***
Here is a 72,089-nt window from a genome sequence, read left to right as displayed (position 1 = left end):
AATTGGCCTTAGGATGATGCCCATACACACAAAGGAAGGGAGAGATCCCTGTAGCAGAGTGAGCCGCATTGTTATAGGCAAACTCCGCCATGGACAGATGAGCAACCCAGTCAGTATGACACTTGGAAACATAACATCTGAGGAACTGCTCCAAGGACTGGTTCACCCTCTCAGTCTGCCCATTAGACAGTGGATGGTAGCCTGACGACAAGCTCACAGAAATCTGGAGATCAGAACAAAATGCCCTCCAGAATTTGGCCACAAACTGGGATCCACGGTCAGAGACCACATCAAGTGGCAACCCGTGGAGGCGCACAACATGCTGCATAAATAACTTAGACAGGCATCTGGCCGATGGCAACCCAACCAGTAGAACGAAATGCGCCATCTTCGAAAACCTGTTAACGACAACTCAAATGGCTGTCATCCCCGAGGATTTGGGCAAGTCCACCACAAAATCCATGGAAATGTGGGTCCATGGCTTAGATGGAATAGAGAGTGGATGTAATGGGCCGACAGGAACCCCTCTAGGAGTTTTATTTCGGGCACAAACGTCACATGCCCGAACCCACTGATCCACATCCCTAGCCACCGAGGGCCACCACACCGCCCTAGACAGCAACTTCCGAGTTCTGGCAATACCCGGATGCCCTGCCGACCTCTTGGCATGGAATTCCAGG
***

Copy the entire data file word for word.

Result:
Here is a 72,089-nt window from a genome sequence, read left to right as displayed (position 1 = left end):
AATTGGCCTTAGGATGATGCCCATACACACAAAGGAAGGGAGAGATCCCTGTAGCAGAGTGAGCCGCATTGTTATAGGCAAACTCCGCCATGGACAGATGAGCAACCCAGTCAGTATGACACTTGGAAACATAACATCTGAGGAACTGCTCCAAGGACTGGTTCACCCTCTCAGTCTGCCCATTAGACAGTGGATGGTAGCCTGACGACAAGCTCACAGAAATCTGGAGATCAGAACAAAATGCCCTCCAGAATTTGGCCACAAACTGGGATCCACGGTCAGAGACCACATCAAGTGGCAACCCGTGGAGGCGCACAACATGCTGCATAAATAACTTAGACAGGCATCTGGCCGATGGCAACCCAACCAGTAGAACGAAATGCGCCATCTTCGAAAACCTGTTAACGACAACTCAAATGGCTGTCATCCCCGAGGATTTGGGCAAGTCCACCACAAAATCCATGGAAATGTGGGTCCATGGCTTAGATGGAATAGAGAGTGGATGTAATGGGCCGACAGGAACCCCTCTAGGAGTTTTATTTCGGGCACAAACGTCACATGCCCGAACCCACTGATCCACATCCCTAGCCACCGAGGGCCACCACACCGCCCTAGACAGCAACTTCCGAGTTCTGGCAATACCCGGATGCCCTGCCGACCTCTTGGCATGGAATTCCAGG